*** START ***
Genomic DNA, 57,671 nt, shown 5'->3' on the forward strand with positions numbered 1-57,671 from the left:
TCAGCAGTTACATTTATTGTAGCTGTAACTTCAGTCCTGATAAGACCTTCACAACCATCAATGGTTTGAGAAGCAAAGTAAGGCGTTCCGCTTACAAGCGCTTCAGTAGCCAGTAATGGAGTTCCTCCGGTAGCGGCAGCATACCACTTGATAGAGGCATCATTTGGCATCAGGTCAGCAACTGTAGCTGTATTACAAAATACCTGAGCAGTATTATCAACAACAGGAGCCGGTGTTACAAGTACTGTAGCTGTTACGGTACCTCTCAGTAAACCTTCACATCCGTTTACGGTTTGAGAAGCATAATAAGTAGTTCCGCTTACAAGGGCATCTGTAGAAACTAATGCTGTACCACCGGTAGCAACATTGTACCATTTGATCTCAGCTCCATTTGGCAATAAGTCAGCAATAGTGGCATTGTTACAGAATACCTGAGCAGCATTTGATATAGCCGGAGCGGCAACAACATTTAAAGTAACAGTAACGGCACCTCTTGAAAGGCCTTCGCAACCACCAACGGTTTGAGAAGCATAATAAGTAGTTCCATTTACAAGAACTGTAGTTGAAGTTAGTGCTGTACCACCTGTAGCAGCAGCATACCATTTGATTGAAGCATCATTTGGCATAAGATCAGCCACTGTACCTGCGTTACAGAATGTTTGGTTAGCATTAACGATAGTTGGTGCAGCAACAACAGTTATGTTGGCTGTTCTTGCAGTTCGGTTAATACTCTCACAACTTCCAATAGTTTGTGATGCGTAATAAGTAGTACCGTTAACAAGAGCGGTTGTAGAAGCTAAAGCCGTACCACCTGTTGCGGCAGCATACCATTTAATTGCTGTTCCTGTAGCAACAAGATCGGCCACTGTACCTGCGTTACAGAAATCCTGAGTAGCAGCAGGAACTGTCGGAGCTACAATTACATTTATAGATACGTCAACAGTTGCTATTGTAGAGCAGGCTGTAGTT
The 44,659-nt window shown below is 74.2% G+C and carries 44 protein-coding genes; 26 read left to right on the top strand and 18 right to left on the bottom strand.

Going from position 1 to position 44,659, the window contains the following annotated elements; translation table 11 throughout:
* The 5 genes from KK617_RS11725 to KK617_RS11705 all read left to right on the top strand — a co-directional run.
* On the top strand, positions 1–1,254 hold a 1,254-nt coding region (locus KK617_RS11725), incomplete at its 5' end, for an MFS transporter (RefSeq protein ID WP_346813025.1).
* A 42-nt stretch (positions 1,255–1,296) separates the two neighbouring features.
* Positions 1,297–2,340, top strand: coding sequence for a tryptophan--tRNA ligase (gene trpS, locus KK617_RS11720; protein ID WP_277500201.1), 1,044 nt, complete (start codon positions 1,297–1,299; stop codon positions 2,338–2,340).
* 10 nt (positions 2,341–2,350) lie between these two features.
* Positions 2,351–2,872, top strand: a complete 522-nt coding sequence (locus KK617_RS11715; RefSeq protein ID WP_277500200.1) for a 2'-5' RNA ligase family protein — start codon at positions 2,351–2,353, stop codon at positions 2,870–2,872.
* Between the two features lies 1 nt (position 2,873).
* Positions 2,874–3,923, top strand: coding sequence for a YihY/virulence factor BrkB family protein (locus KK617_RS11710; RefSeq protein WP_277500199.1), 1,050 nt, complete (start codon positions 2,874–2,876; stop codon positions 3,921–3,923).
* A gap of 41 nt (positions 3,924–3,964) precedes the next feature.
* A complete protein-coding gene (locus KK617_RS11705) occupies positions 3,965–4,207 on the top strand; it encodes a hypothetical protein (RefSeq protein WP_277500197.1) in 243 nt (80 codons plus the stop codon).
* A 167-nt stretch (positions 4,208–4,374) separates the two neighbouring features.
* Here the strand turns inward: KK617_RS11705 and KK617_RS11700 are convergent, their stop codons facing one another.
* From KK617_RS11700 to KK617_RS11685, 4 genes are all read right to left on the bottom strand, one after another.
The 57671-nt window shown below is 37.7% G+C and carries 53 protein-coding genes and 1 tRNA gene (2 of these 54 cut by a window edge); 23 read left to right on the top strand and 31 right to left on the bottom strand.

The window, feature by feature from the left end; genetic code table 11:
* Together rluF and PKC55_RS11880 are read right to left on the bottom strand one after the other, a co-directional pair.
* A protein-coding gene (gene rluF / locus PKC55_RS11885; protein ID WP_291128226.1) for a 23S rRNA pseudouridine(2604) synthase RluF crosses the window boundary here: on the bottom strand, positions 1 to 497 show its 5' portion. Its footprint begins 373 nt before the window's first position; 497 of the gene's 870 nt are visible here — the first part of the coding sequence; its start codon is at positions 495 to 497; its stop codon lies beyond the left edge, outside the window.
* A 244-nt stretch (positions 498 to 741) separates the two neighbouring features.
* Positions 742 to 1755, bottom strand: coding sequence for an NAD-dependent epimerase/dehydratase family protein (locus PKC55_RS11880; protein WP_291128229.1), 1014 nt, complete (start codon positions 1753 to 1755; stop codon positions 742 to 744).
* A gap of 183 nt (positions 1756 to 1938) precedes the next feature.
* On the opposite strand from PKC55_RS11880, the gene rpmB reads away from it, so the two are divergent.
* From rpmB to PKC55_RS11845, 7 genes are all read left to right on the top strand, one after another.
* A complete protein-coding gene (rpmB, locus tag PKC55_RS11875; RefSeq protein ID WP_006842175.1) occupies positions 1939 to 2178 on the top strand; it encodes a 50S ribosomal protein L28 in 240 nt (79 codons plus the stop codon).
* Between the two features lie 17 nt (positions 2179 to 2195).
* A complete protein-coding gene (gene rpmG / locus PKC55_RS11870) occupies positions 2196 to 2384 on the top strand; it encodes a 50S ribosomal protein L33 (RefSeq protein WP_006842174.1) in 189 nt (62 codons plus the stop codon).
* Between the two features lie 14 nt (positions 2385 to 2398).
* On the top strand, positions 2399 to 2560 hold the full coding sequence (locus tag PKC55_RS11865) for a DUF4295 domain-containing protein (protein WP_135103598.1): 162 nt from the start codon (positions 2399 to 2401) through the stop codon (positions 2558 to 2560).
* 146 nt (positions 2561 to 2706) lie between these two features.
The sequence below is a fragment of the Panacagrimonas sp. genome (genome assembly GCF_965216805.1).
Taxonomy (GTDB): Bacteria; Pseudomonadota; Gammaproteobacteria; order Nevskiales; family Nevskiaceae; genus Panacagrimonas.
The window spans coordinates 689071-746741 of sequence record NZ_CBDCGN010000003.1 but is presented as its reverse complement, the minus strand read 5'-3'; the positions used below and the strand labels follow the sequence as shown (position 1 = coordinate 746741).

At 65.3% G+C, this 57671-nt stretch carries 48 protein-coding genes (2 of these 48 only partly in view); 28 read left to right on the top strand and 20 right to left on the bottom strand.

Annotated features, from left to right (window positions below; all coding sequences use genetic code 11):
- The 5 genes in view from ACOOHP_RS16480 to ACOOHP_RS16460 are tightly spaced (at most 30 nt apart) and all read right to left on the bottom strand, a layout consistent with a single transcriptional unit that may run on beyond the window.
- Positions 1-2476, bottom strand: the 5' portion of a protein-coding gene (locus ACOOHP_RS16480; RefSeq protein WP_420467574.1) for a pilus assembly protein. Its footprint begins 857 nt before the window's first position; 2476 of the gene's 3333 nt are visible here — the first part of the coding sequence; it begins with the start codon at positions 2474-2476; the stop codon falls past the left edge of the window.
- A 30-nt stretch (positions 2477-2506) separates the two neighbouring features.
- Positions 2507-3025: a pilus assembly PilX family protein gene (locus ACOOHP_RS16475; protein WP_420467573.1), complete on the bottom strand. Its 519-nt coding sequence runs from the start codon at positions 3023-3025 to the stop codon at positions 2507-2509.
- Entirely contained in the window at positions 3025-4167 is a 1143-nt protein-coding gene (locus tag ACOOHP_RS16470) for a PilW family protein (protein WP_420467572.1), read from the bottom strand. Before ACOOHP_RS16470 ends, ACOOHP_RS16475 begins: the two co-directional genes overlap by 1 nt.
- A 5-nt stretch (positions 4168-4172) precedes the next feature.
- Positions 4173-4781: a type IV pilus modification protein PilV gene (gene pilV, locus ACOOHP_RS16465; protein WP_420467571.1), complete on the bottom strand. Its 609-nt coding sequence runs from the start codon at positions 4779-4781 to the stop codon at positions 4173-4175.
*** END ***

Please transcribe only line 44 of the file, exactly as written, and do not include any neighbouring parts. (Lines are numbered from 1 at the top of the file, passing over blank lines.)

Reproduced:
- Positions 4173-4781: a type IV pilus modification protein PilV gene (gene pilV, locus ACOOHP_RS16465; protein WP_420467571.1), complete on the bottom strand. Its 609-nt coding sequence runs from the start codon at positions 4779-4781 to the stop codon at positions 4173-4175.